- If the killing occurred early on the morning of April 20, 2012, when the deceased was already dressed in her walking clothes, it is nearer to the end of the children's sleep cycle, which wold increase the likelihood of the children, or a child, being awoken by sounds of the argument or the sounds which must accompany any struggle.
- If Gerard Baden-Clay had killed his wife in manner suggested by the prosecution why would he contact the police so early on April 20, 2012?
How did Gerard Baden-Clay dispose of the body?
How do you dispose of the body in the manner suggested by the prosecution, without:
• Waking up the children, or a child, either when leaving the house, or returning to the house in the Captiva.
- Exhibit number 180 depicts the location of the bedrooms of the children
- The garage where the Captiva was parked has no wall on three sides.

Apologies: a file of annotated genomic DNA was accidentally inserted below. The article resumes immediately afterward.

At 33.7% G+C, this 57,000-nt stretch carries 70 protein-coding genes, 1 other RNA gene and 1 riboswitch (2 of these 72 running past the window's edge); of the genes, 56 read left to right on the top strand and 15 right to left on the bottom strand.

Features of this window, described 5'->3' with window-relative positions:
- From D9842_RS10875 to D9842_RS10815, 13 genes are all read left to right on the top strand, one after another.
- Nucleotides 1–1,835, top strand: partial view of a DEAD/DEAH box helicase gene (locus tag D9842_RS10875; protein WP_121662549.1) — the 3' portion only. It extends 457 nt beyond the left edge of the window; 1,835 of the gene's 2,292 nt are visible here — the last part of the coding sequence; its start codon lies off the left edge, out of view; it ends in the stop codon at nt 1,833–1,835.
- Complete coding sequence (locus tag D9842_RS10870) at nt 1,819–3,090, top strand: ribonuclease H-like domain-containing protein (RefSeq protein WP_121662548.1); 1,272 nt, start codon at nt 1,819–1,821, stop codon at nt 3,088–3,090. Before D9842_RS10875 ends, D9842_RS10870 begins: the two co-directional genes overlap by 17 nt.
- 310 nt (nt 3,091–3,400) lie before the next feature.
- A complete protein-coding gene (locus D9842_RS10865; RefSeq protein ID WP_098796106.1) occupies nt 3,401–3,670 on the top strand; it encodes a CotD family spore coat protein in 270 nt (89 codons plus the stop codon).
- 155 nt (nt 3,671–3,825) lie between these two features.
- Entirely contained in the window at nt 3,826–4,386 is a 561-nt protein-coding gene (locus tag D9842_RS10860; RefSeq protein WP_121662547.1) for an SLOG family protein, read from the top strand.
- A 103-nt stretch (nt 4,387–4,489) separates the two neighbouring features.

• How do you carry a deceased body down the steep embankment, at night, when police officers had trouble traversing the same area during daylight?
• How do you carry a deceased body over a muddy area without tracking mud back to the Captiva?
• If the deceased was dragged then there would be injuries on the body consistent with that.
• If the deceased was dragged then there would be evidence of that at the house or at Kholo Creek.
• How do you do what you are alleged to have done without leaving a crime scene indicative of being at Kholo Creek, in particular:
- Mud or other items in the Captiva.
- Mud or other items on the wheels of the Captiva.
- Mud or other items in or around the house.
- Mud or other items on shoes and or clothing.
- A child waking up and discovering that their parents are not in the house for the period of time, at least 40 minutes, that they must have been gone.
No cause of death
Mr Byrne said the forensic pathologist, nor any other experts, could not determine a cause of death.